Aircraft type Antonov An-124-100
Date 6 December 1997
Crew count 8
Operator Ukrainian Cargo Airways
Passenger count 15
|Summary Multiple engine failure on climb-out|
Site Mira Street, Irkutsk, Russia
Fatalities 72 (23 on aircraft + 49 on ground)
Similar S7 Airlines Flight 778, Tajikistan Airlines Flight 3183, Baikal Airlines Flight 130, Aerosvit Flight 241, Vladivostok Air Flight 352
On 6 December 1997 a Russian Air Force Antonov An-124-100, en route from Irkutsk Northwest Airport to Cam Ranh Air Base in Vietnam, crashed in a residential area after take-off from Irkutsk-2 airport.
Leased by Ukrainian Cargo Airways, the aircraft was carrying two Sukhoi Su-27 fighters for delivery to the Vietnam People's Air Force, with a planned stopover at Vladivostok.
Three seconds after lift-off from Runway 14 at Irkutsk, the No.3 engine surged at approximately 5 m (16 ft) altitude. The aircraft continued to climb, but at a high angle of attack, disrupting airflow to No.1 and No.2 engines which also surged.
Unable to continue climbing the aircraft descended until it struck houses in Mira Street, 1,600 m (0.99 mi) beyond the runway end, killing all 23 on board and 49 persons on the ground.
This Antonov An-124-100 aircraft was first leased by Aeroflot in 1985 with her maiden flight on 30 October 1985. On 14 February 1988, ownership was transferred to the Russian Air Force, under the 566th Military Transport Regiment based in Seshcha airport, with a tail number of RA-82005. On the day of the accident the plane had clocked 576 cycles for the Russian Air Force and had flown over 1034 hours.
On 6 December 1997, the An-124-100 RA-82005 was transporting two Su-27UBK fighters with a total weight of 40 tons en route to Vietnam.
At 14:42 IKT plane took off from Irkutsk. However, just 3 seconds after lift-off from the runway at a height of 5 meters, there was a surge in engine number 3 and a growth of the angular velocity of the plane. This resulted in a shutdown of engine number 2. 8 seconds after take off at the altitude of 66 meters, following a surge in engine number 1, the plane went into a descent.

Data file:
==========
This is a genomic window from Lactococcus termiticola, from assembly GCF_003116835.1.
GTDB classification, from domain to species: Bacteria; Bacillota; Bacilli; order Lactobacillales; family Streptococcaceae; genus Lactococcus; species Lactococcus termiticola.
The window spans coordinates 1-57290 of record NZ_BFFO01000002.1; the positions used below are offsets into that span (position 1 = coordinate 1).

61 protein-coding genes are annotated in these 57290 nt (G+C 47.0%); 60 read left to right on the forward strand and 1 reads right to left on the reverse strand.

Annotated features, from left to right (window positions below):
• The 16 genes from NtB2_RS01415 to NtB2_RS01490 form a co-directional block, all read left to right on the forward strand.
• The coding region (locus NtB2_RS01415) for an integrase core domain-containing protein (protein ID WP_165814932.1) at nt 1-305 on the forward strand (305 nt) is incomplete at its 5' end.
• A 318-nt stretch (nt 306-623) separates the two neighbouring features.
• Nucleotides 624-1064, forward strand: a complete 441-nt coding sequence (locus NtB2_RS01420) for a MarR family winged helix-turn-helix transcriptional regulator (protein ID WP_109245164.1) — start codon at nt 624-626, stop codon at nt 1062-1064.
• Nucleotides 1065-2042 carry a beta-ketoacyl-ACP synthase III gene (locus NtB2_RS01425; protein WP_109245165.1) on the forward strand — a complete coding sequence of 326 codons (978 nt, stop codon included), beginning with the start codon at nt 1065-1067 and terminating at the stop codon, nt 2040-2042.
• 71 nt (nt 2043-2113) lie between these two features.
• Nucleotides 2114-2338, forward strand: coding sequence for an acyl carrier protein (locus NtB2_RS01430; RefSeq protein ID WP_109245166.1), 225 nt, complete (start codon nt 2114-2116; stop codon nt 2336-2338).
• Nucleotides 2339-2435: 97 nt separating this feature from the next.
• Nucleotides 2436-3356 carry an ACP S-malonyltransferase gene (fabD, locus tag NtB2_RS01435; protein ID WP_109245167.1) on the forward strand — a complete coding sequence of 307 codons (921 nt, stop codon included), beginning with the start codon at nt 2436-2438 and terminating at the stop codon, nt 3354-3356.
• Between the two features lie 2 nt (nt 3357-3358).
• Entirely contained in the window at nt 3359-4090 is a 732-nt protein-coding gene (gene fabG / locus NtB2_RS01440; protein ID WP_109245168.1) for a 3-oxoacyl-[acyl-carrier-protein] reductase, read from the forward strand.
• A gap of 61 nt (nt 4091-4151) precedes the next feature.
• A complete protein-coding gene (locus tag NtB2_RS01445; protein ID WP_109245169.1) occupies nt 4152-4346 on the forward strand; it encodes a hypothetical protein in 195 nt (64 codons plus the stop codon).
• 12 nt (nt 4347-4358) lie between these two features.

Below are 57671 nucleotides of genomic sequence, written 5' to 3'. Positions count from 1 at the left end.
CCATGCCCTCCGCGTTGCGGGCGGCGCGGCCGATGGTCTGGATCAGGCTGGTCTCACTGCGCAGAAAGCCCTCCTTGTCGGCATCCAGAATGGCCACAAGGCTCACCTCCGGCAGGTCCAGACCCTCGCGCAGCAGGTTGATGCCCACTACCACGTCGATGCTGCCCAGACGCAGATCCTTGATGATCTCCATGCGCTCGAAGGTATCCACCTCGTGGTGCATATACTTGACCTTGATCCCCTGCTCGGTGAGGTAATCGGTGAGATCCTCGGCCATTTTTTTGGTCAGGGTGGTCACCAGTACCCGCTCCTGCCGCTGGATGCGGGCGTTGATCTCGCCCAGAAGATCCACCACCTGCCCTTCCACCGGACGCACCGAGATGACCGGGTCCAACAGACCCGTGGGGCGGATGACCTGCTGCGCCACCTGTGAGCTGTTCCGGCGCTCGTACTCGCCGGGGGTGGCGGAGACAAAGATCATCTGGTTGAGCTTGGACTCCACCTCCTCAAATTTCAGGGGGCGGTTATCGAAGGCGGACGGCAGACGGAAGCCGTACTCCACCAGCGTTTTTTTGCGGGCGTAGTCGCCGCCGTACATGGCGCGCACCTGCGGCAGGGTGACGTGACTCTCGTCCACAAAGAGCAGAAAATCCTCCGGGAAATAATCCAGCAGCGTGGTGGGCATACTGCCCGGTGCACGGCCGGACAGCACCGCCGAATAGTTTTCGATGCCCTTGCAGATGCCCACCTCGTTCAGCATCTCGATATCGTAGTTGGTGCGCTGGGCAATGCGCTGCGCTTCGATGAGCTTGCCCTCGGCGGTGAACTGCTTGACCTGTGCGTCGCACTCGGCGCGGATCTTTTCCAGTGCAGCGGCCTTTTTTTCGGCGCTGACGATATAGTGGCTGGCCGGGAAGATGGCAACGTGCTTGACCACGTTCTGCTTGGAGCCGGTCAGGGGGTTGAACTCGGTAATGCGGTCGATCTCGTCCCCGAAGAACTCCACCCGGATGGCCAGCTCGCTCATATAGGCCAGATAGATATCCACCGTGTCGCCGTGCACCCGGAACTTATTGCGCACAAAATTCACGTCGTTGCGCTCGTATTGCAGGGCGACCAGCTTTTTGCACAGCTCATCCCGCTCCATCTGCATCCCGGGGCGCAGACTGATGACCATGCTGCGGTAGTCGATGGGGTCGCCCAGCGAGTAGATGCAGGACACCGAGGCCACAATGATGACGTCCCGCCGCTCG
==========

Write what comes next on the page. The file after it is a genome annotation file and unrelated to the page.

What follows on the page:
Although the pilots had tried to maintain control over the plane with a single remaining functioning engine, the plane crashed into apartment block number 45 on Mira Street. The tail section of the plane significantly damaged block number 120 and a neighboring orphanage.
The crash resulted in the deaths of all of the crew on board the plane as well as 49 people on the ground (including 12 children from the orphanage). More than 70 families were left homeless due the damage dealt on the two blocks by the crashed plane. The damages were aggravated due to the ignition of tons of aviation fuel leaked during the crash.
A special commission was established to investigate the causes of the disaster.
The two flight data recorders, including the cockpit voice recorder, were in the center of the fire and were too badly damaged to provide meaningful data. The cause of failure of the three engines at once was officially recognized as the excessive overload of the aircraft.
In an interview with the newspaper Moskovsky Komsomolets, test pilot Alexander Akimenkov said that the cause of the accident of RA-82005 in Irkutsk could be the call of one of the passengers on the Chinese radio telephone, which affected the electronics work.
Major General Boris Tumanov, former chief of the Russian Air Force flight safety service (1993–2002) and a member of the commission of inquiry into air accidents with military aircraft, told Moskovsky Komsomolets that the cause of the accident was the failure of three engines as a result of the surge.
In 2009, Fedor Muravchenko, General Designer of Design Bureau Ivchenko-Progress (which is the developer of aircraft engines for the An-124), gave his own version of the causes of the disaster. On the basis of this enterprise of research and experiments and their own theoretical calculations, he concluded that a disaster situation was caused by high (in excess of normative) water content in aviation fuel (kerosene) and as a consequence – ice formation and clogging of fuel filters, causing surging engines.